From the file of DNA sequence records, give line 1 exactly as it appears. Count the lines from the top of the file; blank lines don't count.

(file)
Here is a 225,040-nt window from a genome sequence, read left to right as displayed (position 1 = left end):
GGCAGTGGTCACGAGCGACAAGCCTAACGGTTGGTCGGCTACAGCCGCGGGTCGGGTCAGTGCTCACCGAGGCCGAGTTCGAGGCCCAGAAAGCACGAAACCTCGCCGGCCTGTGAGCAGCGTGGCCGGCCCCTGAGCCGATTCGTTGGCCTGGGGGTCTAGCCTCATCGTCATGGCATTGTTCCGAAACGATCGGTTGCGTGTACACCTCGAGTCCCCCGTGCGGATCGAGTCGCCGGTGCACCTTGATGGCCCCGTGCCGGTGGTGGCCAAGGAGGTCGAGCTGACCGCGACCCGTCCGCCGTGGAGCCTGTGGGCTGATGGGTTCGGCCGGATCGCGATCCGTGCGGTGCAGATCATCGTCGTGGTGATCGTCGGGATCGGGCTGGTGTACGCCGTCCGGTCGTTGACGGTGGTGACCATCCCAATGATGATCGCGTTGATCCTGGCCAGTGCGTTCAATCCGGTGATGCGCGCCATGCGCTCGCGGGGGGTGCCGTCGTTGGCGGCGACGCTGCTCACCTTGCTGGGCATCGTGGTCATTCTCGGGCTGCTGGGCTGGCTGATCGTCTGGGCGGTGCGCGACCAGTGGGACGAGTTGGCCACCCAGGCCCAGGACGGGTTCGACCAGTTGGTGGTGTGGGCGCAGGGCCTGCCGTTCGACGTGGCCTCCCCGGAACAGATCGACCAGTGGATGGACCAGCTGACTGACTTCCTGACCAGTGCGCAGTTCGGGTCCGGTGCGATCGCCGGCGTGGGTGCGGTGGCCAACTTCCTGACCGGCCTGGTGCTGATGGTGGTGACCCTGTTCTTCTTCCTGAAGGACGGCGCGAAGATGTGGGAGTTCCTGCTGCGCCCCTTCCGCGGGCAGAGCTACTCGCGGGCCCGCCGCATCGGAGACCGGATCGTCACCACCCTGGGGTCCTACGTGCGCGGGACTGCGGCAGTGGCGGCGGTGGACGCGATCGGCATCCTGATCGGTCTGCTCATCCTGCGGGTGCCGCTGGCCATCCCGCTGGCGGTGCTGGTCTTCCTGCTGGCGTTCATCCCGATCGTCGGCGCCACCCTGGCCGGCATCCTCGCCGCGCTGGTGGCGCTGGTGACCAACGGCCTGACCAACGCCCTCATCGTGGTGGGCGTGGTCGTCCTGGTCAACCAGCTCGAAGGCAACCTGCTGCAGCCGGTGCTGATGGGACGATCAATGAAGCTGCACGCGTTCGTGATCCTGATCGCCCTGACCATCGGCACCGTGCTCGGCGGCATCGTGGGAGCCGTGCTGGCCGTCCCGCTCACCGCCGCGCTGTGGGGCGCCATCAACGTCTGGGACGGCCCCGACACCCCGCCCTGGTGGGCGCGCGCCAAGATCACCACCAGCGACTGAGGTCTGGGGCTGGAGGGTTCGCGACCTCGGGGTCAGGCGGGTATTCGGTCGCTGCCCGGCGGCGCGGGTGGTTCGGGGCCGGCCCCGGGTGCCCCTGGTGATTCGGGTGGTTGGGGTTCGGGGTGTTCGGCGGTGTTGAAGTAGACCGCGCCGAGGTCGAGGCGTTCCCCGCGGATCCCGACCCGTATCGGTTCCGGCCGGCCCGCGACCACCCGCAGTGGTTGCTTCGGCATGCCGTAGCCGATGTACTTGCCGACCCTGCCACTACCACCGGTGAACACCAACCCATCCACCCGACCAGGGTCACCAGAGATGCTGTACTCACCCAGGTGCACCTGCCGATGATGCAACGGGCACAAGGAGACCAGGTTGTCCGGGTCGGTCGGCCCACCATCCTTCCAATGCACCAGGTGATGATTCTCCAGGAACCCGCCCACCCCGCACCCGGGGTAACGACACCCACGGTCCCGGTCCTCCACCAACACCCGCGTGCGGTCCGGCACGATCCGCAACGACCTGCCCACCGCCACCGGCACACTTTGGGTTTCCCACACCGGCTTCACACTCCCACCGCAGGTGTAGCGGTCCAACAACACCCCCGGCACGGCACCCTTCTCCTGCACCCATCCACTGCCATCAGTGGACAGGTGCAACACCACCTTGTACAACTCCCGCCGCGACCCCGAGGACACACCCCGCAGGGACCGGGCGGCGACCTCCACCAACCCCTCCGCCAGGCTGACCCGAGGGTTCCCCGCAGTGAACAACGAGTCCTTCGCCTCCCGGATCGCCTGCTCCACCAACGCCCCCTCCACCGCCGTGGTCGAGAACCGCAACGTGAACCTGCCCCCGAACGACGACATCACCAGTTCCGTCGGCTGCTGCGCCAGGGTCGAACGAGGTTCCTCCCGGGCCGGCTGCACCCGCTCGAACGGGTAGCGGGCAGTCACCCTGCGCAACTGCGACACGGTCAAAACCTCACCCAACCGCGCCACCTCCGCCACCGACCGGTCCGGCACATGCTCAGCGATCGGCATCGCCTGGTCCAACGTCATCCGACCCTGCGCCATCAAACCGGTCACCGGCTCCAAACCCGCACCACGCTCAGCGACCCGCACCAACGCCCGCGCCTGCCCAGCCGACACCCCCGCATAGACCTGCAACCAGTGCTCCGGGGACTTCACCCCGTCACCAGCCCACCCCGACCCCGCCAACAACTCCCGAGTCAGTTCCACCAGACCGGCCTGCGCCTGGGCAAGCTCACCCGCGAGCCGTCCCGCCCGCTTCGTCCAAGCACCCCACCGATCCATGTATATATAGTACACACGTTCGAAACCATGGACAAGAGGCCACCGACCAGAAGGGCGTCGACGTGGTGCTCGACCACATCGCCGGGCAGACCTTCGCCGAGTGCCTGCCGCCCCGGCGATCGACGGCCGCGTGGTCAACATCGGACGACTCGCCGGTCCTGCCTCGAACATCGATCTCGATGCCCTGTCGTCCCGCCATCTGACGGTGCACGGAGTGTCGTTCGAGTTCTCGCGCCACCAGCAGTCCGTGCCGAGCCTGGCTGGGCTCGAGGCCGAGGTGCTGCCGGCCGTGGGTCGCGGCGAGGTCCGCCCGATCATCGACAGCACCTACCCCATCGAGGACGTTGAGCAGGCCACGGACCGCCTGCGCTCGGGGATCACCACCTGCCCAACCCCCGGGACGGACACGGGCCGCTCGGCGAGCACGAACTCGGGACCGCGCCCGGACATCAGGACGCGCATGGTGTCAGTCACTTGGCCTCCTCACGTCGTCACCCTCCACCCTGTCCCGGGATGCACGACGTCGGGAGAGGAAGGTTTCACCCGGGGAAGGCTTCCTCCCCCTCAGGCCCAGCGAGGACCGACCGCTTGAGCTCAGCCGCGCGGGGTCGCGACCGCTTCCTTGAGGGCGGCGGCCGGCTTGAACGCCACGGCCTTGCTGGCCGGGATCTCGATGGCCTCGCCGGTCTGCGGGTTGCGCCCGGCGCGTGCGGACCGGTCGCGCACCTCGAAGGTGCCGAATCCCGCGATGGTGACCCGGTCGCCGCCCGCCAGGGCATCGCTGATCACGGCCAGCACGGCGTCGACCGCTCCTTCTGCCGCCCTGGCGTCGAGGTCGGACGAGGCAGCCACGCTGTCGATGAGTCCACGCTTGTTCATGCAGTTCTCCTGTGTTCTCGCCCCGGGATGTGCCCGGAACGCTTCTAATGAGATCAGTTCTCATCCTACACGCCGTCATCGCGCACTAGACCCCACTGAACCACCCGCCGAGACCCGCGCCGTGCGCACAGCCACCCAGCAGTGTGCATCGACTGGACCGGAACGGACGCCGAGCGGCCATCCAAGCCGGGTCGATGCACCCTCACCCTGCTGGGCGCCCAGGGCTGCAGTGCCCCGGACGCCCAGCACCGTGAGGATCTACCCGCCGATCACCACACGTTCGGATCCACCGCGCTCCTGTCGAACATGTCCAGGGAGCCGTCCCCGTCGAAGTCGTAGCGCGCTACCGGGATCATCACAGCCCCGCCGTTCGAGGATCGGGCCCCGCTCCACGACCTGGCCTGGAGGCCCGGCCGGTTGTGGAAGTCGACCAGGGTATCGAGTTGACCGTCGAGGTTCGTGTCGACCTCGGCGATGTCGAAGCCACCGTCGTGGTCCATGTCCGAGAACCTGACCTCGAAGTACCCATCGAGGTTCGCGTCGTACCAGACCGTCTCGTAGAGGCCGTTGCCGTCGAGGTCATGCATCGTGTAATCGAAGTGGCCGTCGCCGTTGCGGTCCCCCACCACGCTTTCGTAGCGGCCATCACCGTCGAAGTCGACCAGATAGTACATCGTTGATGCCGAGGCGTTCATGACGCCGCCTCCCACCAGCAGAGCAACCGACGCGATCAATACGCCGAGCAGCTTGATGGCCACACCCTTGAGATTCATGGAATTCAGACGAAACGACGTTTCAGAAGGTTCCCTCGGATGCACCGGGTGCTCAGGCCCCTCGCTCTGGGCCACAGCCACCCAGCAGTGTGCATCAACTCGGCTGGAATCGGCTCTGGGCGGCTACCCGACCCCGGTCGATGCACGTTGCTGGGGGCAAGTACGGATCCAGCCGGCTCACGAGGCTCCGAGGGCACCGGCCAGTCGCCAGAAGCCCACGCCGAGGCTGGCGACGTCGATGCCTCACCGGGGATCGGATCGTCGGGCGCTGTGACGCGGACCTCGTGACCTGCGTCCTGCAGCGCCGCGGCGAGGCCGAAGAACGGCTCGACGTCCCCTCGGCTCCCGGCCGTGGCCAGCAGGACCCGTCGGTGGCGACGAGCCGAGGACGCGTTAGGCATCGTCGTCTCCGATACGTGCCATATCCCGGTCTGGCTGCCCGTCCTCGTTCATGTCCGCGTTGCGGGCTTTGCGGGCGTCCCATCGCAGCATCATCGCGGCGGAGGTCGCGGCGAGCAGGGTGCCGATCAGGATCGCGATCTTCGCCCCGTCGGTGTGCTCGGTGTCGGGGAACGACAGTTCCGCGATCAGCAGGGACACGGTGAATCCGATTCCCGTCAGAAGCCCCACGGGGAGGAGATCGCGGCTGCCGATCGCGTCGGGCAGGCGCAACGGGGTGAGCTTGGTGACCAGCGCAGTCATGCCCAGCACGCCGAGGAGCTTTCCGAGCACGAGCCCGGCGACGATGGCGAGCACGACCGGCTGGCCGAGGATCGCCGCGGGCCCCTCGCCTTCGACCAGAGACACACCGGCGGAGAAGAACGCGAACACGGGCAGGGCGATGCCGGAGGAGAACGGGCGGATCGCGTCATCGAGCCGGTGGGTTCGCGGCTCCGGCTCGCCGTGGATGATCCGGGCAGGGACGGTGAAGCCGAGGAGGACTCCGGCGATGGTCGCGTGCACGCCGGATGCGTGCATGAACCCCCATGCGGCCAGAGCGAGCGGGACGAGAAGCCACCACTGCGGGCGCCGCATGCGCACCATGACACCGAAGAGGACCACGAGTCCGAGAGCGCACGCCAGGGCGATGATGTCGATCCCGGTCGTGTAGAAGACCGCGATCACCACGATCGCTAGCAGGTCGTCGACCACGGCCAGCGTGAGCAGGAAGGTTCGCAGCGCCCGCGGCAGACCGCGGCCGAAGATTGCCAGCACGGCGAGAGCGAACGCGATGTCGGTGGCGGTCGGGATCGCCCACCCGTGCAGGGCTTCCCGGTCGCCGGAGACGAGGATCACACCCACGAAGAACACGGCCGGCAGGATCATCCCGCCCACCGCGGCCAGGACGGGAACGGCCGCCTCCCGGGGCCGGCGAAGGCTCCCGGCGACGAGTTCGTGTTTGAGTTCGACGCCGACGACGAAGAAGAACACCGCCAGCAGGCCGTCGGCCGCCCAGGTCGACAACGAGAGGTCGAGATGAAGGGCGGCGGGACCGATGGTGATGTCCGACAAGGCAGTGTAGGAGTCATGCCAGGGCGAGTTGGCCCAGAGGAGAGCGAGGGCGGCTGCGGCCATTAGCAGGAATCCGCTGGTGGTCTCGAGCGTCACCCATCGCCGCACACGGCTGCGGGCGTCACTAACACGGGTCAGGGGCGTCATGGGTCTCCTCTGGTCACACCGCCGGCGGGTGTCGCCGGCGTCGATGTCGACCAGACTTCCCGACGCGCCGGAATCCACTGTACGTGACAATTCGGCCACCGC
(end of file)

Here is a 225,040-nt window from a genome sequence, read left to right as displayed (position 1 = left end):